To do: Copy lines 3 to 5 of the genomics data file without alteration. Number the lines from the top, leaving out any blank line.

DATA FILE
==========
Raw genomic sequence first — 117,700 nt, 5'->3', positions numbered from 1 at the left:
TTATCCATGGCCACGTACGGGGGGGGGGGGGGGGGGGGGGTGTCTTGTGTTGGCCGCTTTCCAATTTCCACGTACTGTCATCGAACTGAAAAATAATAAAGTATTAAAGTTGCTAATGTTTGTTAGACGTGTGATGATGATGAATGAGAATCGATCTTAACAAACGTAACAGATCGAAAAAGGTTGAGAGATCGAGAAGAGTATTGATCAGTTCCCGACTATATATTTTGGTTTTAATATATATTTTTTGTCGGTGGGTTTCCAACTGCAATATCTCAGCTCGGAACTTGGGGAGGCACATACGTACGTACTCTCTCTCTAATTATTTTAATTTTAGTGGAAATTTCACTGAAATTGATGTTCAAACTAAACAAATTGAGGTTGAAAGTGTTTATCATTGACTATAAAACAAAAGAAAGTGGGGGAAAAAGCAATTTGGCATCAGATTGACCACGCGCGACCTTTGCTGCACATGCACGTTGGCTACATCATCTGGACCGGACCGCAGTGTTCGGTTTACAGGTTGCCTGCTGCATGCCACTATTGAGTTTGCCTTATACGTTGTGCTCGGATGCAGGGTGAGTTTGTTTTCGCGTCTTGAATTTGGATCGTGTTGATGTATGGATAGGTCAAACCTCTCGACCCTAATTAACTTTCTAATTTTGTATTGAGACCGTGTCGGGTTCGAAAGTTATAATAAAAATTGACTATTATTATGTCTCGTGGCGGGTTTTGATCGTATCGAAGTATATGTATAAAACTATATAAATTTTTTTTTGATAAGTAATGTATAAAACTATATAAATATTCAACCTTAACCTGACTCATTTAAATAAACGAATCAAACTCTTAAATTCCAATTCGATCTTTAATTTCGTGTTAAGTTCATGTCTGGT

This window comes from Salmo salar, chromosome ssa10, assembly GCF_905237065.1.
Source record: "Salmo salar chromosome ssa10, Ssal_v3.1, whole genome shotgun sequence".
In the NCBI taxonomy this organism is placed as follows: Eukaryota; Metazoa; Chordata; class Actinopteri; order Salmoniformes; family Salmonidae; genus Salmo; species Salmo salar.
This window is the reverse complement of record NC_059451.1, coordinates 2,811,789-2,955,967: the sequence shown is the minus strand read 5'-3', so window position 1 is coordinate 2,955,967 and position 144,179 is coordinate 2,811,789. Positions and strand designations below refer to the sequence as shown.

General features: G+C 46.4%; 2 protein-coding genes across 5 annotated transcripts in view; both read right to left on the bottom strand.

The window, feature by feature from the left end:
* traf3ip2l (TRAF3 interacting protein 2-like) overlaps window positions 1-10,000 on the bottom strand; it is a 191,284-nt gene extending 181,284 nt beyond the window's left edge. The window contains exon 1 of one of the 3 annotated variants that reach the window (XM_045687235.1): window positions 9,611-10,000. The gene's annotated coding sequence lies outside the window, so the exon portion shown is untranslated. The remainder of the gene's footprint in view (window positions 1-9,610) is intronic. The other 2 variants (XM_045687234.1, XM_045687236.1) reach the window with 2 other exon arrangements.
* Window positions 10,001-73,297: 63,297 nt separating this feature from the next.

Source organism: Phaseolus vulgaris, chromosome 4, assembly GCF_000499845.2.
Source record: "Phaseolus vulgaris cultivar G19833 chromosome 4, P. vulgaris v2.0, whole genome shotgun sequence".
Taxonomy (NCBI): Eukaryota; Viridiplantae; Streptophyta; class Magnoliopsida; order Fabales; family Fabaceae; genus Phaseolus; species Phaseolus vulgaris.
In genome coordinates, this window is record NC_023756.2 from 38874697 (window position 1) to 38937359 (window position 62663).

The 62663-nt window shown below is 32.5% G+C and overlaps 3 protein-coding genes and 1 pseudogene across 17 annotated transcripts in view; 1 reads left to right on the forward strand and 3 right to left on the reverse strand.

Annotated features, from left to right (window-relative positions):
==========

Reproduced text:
This window comes from Salmo salar, chromosome ssa10, assembly GCF_905237065.1.
Source record: "Salmo salar chromosome ssa10, Ssal_v3.1, whole genome shotgun sequence".
In the NCBI taxonomy this organism is placed as follows: Eukaryota; Metazoa; Chordata; class Actinopteri; order Salmoniformes; family Salmonidae; genus Salmo; species Salmo salar.